Exclusive Sneak Preview: A Guide to Art Licensing & Publishing

Jan Weiss, an art publishing industry insider and veteran of 15 years, has written a new ebook to help artists understand the world of publishing. Should you choose to license your work to an art publisher? What about self-publishing?

Jan is getting accolades already from other professionals in the field with her complete and easy-to-understand guide, “The Coexistence of Art and Money”.  She has given us a sneak preview in the form of an excerpt from the book. Visit Jan’s site at www.theartplanet.com for more information and to order your copy!

Working with a publisher can be fabulous and frustrating and economically smart. You will need a serious reality check working with a publisher because nothing happens overnight. Instant success is a nice phrase but far removed from reality. Patience is key to your success as well as thinking long term.

There are advantages and disadvantages of choosing to work with a publisher. So let’s make a list:

Advantages

  1. Big budget.
  2. They do all the marketing
  3. They deal with legal issues
  4. You can create while they do all the publishing work.

Disadvantages

  1. Give up part of the royalty
  2. They can drop you
  3. They tell you what to do (this could be an advantage too)
  4. It’s takes a long time to see a return

Publishers are the ones making all the decisions about what to publish, when to publish and who to sell it to. You don’t get to control this however you get to make art and they spend the money to market it. Though you are leaving it in their hands you are also working with companies that have a long history (hopefully) and the know-how and brains behind the operation to figure out how to make money. If they don’t sell your art they don’t make money so it is of course to their advantage to sell it and then you get to reap the rewards by getting a royalty check. You will like that. I promise.

The disadvantages are simple. You give up a certain amount of control over your art. The publisher may give you direction and then you may be asked to revise it and maybe you think it’s perfect but they don’t. That’s the way the game plays. They aren’t perfect and the publisher may be going in the wrong direction. That’s why it’s important to have good communication with the art director. Don’t be shy about offering suggestions or reasons behind why you have rendered an image in a certain way. If the art director isn’t willing to listen you may need to rethink the relationship.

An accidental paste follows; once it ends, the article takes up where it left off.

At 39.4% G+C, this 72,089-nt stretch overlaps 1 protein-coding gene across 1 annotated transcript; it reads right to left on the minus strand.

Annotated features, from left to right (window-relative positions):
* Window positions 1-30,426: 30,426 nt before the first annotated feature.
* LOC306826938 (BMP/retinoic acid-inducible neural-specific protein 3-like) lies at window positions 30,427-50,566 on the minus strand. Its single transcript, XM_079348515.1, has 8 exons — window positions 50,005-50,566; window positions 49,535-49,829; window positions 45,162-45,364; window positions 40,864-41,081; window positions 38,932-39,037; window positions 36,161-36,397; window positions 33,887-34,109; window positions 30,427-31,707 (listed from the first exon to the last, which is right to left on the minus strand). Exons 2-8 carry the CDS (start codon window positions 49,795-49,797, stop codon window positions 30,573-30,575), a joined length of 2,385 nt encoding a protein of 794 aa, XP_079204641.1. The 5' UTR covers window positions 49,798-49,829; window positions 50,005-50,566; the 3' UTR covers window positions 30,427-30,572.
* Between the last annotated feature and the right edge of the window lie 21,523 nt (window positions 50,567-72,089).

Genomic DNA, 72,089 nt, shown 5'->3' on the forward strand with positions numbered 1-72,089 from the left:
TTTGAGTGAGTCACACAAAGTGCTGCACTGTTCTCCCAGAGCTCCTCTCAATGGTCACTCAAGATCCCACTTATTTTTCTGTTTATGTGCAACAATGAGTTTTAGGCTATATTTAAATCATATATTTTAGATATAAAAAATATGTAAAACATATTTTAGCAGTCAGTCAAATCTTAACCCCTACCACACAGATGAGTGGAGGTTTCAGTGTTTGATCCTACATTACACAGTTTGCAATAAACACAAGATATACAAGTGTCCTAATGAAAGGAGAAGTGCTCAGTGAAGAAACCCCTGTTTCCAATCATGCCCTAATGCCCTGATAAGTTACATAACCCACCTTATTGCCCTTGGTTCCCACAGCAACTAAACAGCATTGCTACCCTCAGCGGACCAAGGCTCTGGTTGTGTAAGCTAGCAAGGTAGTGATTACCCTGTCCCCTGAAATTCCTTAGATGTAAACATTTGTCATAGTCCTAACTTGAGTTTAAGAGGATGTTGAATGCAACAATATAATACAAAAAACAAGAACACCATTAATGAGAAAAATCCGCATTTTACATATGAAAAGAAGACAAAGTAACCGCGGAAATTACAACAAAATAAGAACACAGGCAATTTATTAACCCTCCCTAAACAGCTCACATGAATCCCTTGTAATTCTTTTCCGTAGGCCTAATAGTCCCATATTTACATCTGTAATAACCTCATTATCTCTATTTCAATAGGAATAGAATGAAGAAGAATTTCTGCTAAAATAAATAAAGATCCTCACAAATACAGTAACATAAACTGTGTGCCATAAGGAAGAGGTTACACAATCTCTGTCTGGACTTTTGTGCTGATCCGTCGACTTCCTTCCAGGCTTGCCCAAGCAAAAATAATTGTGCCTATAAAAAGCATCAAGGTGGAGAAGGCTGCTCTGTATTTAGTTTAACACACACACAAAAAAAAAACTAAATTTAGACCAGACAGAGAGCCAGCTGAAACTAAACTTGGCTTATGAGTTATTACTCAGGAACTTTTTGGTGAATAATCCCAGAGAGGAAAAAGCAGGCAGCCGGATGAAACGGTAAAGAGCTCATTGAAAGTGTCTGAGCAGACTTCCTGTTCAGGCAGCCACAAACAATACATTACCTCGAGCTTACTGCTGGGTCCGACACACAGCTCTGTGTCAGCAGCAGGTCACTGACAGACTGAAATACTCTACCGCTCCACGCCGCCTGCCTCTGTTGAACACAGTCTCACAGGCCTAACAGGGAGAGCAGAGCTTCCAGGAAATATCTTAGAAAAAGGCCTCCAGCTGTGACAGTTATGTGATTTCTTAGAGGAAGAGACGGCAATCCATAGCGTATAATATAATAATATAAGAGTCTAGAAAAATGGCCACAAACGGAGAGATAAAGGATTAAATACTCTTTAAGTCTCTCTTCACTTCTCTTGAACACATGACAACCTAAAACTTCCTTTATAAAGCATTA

A publisher will usually work on a royalty basis so that you will receive a percentage of the sales. This percentage can be as low as 5% or as much as 20%. Make sure you know what this number is and are happy with it. A publisher may negotiate but there is generally an industry standard of 10% so expect that. Royalty payments are usually paid quarterly if a minimum royalty is earned.

If the publisher is not making any money on you they may decide to drop your contract. It is frustrating but they are making an investment and must believe in the investment. If that happens ask them to be candid and give an honest reason for dropping you. If you know why, this will help you in working with another publisher or going on your own.

Speaking of going on your own this is a perfect time to segue into the world of self publishing. Let’s begin with another list:

Advantages of Self-Publishing

a)     Your own boss

b)    Own direction

c)     Own schedule

d)    You get the whole royalty

e)     Print on demand. You don’t have to keep inventory

Disadvantages of Self-Publishing

a)     Getting the clients

b)    Working alone

c)     You are in charge of all bookkeeping

d)    You have to do all the promoting and marketing.

e)     You are responsible for having to pay all imaging costs such as scanning

If you decide to self publish the weight of everything falls squarely on your shoulders. That may be a good thing if you have business acumen and a realistic outlook. If you have stars in your eyes about becoming famous then you might not be ready or mature enough to take this on yourself. If you have had some measure of success in marketing your original art then maybe you can seriously consider self publishing. Because of internet access to printers and on-line galleries that world of self publishing has opened up. Years ago…it was nearly impossible to get a large print made. You either needed to order 1000 at a time or pay an arm and a leg. Not anymore. Many sites offer resources for you to upload high res files and order the print yourself or drop ship to a customer. And you do not have to hold inventory. When your customer order is placed then you send the files to your printer. This is referred to as Print-On-Demand.  The time is right for self publishing. The major disadvantage you will find in this is that you do not have the marketing advantage that publishers have. They have the money to exhibit at tradeshows and have connections to major retail sources. You are free to exhibit at tradeshows and if you have the financial backing it’s an excellent way to get your art in front of potential buyers.

In later chapters we will talk more about social networking. This is key to marketing your art.

Self-publishing can be lonely. Join on-line art groups and connect with other artisans. If you live in a community with artists groups it might be a good time to join. Visit open studios to see what everyone else is up to. Listen and learn.

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